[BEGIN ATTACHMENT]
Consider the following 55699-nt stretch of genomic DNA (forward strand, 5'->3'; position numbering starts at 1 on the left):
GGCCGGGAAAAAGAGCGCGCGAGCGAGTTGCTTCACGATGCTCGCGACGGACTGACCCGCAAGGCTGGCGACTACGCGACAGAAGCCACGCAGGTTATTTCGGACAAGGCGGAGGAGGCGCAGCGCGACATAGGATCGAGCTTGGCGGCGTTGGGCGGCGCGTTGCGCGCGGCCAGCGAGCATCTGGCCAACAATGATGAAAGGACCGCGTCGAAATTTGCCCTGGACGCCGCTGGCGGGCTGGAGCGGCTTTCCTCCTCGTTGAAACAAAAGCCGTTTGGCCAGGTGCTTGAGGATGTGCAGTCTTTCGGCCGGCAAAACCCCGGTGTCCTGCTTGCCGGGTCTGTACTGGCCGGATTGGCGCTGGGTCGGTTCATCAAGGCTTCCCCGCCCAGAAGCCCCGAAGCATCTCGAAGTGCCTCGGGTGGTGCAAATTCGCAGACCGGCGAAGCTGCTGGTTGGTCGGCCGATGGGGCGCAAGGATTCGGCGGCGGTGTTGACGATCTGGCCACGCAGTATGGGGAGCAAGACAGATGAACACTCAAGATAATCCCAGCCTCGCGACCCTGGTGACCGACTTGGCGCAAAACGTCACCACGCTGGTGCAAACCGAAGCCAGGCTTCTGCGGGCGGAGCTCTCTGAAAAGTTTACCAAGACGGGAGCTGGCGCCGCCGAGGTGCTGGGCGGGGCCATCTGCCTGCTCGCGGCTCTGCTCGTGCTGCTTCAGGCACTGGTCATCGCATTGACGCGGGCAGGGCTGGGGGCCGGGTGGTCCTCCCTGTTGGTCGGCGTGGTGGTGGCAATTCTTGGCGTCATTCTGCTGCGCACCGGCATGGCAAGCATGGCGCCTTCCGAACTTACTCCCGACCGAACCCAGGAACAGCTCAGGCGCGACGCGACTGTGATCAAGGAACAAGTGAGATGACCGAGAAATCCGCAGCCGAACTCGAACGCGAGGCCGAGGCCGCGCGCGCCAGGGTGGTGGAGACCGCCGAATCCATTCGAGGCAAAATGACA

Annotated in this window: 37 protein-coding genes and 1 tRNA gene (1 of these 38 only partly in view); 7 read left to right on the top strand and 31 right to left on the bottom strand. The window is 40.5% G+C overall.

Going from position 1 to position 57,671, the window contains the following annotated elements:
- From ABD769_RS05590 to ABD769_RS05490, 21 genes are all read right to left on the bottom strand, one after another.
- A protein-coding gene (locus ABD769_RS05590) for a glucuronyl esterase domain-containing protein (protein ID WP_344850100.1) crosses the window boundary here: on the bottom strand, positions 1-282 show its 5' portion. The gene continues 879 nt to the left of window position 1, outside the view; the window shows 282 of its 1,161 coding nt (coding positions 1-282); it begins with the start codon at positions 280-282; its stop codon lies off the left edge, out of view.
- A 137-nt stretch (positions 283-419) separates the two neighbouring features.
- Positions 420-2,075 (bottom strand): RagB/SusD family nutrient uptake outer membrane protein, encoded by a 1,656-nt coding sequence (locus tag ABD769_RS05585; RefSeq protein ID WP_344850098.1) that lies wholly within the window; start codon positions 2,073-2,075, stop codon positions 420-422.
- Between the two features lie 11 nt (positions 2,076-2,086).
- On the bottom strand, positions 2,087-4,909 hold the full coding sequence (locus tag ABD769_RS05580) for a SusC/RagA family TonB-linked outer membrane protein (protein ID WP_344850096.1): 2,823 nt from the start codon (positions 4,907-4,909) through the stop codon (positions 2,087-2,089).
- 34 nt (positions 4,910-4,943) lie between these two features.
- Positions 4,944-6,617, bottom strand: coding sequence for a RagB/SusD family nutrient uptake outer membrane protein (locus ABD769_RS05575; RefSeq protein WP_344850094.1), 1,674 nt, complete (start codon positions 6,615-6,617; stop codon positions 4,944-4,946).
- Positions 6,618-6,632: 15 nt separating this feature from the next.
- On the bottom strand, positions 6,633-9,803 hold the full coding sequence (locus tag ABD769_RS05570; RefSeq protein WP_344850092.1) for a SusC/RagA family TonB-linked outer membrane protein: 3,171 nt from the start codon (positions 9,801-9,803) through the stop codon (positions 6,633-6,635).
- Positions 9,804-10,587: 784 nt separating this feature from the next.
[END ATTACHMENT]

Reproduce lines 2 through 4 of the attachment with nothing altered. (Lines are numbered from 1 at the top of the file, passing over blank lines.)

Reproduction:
GGCCGGGAAAAAGAGCGCGCGAGCGAGTTGCTTCACGATGCTCGCGACGGACTGACCCGCAAGGCTGGCGACTACGCGACAGAAGCCACGCAGGTTATTTCGGACAAGGCGGAGGAGGCGCAGCGCGACATAGGATCGAGCTTGGCGGCGTTGGGCGGCGCGTTGCGCGCGGCCAGCGAGCATCTGGCCAACAATGATGAAAGGACCGCGTCGAAATTTGCCCTGGACGCCGCTGGCGGGCTGGAGCGGCTTTCCTCCTCGTTGAAACAAAAGCCGTTTGGCCAGGTGCTTGAGGATGTGCAGTCTTTCGGCCGGCAAAACCCCGGTGTCCTGCTTGCCGGGTCTGTACTGGCCGGATTGGCGCTGGGTCGGTTCATCAAGGCTTCCCCGCCCAGAAGCCCCGAAGCATCTCGAAGTGCCTCGGGTGGTGCAAATTCGCAGACCGGCGAAGCTGCTGGTTGGTCGGCCGATGGGGCGCAAGGATTCGGCGGCGGTGTTGACGATCTGGCCACGCAGTATGGGGAGCAAGACAGATGAACACTCAAGATAATCCCAGCCTCGCGACCCTGGTGACCGACTTGGCGCAAAACGTCACCACGCTGGTGCAAACCGAAGCCAGGCTTCTGCGGGCGGAGCTCTCTGAAAAGTTTACCAAGACGGGAGCTGGCGCCGCCGAGGTGCTGGGCGGGGCCATCTGCCTGCTCGCGGCTCTGCTCGTGCTGCTTCAGGCACTGGTCATCGCATTGACGCGGGCAGGGCTGGGGGCCGGGTGGTCCTCCCTGTTGGTCGGCGTGGTGGTGGCAATTCTTGGCGTCATTCTGCTGCGCACCGGCATGGCAAGCATGGCGCCTTCCGAACTTACTCCCGACCGAACCCAGGAACAGCTCAGGCGCGACGCGACTGTGATCAAGGAACAAGTGAGATGACCGAGAAATCCGCAGCCGAACTCGAACGCGAGGCCGAGGCCGCGCGCGCCAGGGTGGTGGAGACCGCCGAATCCATTCGAGGCAAAATGACA

Annotated in this window: 37 protein-coding genes and 1 tRNA gene (1 of these 38 only partly in view); 7 read left to right on the top strand and 31 right to left on the bottom strand. The window is 40.5% G+C overall.

Going from position 1 to position 57,671, the window contains the following annotated elements: